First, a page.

James Carden is a contributing editor to The American Conservative magazine and is a frequent contributor to The National Interest and Russia Direct. Formerly an Advisor to the US Department of State, he resides in Washington, DC.
Despite the pretentions of our governing and pundit classes, America has neither the right nor the resources to act as a kind of tutor to burgeoning democracies.
Imagine if you will, living in a town almost completely inhabited by amnesiacs and you will get a fairly accurate picture of what it is like to live in the Washington, DC, of 2014. On Thursday, Ukrainian President Petro Poroshenko met with President Obama and addressed a joint session of Congress where he proclaimed, to enthusiastic and sustained applause, "Democracy must support each other, or we will be destroyed one by one.” Not content with the $53 million package of non-lethal assistance that was put on offer (thus bringing total American expenditures on Ukraine to over $300 million in 2014 alone), Poroshenko warned his new friends that non-lethal aid is fine, but "we cannot win the war with blankets.”
After the speech, former US Ambassador to Ukraine and Atlantic Council scholar John Herbst appeared on Bloomberg News, If Herbst’s reaction was anything to go by, the 500-plus congressmen and senators in attendance weren’t the only ones inspired by Mr. Poroshenko’s command performance. Bristling with the indignation that has become a specialty of our Beltway pundit-warriors, Herbst opined that it was "past time” that the United States provide lethal aid to the Ukrainians, specifically anti-tank, anti-missile and anti-aircraft weaponry. When asked if, perhaps, funneling more weapons into what was only very recently a war zone might escalate the conflict, Herbst replied "No” because arming the Ukrainians is "the only way Putin will back down.” So it’s clear that the former US ambassador to Ukraine, echoing Poroshenko, has little or no interest in whether the tenuous cease-fire between the rebels and Kiev holds or not; and one can’t help but suspect he’d prefer the latter. Keep in mind that a cease-fire could conceivably lead to a negotiated settlement and put an end to the nearly year-long crisis that, to date, has killed nearly 2,600 people.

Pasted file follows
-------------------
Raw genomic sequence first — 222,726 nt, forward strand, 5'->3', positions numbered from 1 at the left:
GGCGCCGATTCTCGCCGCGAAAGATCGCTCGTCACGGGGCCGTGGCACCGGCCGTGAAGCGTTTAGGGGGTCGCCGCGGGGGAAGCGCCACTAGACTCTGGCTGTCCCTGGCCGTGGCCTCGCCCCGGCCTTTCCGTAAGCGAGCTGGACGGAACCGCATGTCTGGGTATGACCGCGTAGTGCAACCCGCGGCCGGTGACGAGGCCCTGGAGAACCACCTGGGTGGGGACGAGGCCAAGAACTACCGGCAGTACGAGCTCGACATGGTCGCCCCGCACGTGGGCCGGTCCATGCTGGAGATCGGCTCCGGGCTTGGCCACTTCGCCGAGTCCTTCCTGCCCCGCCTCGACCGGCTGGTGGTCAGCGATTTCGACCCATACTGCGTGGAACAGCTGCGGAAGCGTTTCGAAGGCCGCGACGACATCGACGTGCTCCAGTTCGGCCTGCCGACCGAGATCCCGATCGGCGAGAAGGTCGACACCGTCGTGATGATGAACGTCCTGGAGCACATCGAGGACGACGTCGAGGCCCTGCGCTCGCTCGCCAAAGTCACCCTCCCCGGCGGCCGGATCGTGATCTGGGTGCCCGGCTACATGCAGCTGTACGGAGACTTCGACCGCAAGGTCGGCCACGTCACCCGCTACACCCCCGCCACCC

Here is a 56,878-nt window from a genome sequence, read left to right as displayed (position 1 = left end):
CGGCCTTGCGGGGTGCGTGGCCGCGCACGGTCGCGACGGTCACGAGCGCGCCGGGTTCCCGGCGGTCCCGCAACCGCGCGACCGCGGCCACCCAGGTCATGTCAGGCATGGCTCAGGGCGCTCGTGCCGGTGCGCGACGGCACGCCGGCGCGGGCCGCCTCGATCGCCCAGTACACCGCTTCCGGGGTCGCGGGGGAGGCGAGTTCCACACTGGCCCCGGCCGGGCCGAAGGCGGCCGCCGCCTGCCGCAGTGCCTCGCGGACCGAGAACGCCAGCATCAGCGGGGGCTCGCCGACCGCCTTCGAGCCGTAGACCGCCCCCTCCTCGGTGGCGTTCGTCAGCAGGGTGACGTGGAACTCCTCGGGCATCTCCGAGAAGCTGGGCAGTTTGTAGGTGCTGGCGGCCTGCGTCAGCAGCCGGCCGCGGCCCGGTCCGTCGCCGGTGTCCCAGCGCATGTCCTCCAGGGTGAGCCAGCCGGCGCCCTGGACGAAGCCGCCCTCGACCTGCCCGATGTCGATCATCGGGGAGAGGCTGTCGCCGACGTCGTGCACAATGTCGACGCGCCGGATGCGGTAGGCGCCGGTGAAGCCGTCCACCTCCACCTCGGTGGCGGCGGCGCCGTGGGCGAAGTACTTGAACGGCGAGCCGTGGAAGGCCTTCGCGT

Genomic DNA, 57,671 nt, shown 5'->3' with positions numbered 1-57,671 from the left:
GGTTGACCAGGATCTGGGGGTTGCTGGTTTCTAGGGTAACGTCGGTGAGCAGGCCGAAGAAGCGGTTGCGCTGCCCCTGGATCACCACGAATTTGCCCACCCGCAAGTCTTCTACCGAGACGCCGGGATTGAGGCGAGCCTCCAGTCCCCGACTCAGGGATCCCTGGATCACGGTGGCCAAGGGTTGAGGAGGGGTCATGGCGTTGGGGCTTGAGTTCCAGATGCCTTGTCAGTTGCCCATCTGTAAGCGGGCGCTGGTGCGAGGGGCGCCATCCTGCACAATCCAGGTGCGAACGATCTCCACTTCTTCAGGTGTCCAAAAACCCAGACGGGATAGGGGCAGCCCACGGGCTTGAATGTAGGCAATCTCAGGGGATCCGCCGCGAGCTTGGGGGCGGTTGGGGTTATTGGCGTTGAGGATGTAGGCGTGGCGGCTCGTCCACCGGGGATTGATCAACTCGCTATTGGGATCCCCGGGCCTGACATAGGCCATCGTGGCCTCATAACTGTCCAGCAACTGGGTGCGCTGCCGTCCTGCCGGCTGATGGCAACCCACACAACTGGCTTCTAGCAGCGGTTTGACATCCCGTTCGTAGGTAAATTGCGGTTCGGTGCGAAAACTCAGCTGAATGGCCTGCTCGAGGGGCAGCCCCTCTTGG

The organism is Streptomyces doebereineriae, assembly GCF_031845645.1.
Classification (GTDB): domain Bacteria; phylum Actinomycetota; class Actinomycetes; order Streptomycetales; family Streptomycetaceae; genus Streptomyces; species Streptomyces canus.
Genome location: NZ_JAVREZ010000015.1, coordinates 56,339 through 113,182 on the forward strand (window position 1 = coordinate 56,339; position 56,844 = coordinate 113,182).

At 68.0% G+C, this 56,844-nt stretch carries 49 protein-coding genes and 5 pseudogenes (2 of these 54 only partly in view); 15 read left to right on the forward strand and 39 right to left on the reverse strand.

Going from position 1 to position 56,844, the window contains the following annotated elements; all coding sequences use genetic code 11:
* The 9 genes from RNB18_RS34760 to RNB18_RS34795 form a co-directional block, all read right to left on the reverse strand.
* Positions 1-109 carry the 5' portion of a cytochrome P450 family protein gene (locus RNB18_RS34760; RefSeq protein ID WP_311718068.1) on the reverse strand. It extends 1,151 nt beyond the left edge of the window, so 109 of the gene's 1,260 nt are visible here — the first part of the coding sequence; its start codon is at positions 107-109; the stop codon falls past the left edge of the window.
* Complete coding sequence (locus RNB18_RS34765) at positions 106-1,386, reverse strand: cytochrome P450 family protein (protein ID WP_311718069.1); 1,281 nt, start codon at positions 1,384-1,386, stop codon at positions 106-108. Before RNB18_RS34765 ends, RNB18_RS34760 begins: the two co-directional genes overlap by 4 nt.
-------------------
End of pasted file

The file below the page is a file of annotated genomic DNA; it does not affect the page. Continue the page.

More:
While Herbst was reading from Poroshenko’s script on Thursday, it was not so long ago—back in 2006—that Poroshenko was the subject of a number of cutting assessments provided to the State Department by none other than, wait for it, Ambassador John Herbst. In May, The Washington Post reported that Herbst and other top officials at the US Mission in Kiev had a none-too-high opinion of the young up-and-coming oligarch turned politico. Herbst had described him as a "discredited” and "disgraced oligarch” who was a "net-minus” for his political party, the Party of Regions. Herbst’s deputy, an estimable career Foreign Service officer, described Poroshenko as being "tainted by credible corruption allegations.” But now that Poroshenko has come before Congress—and the handful of Americas who probably bothered to tune in—to sing from the pro-democracy hymnal, all is apparently forgiven.
If our Beltway amnesiacs cannot harken all the way back to 2006, there is little hope that they’d be able to (or, more to the point, willing to) bestir their cerebrum and think back to a similar gathering held in the very same hall back in June 1992. It was there that the new president of another rather large Eastern European nation took to the podium and intoned: "It is indeed a great honor for me to address the Congress of the great land of freedom…as a citizen of the great country which has made its choice in favor of liberty and democracy.”
Russian President Boris Yeltsin, whose speech was interrupted by jubilant cries of "Boris! Boris!” as well as nine standing ovations, then went on, in an eerily similar manner to Poroshenko, to assert that Russia and the United States must work together "to make the world safe for democracy.” And we know how that turned out. America, either not realizing or caring that Mikhail Gorbachev actually had already introduced parliamentary democracy to the USSR three years prior, embarked on its decade long infatuation with, as President Clinton was fond of calling him, "good ol’ Boris.”
That partnership led to, among other niceties, the largest economic and demographic collapse ever recorded in peace time. It led Russia into becoming a soft-authoritarian oligarchy that waged two heinous wars in Chechnya (during which time Mr. Clinton compared "good ol’ Boris” to none other than Abraham Lincoln). And rather than Russia transforming into a functioning democracy, it led to the direct hand off of power to a former KGB apparatchik who, it turns out, is arming and funding the very rebels which Mr. Poroshenko wants our help in destroying.
The lesson here is obvious: America, despite the pretentions of our governing and pundit classes, has neither the right nor the resources to act as a kind of tutor to burgeoning democracies. Yet an abysmal track record, no matter how long, will never, I suspect, be enough to convince our amnesiac elites.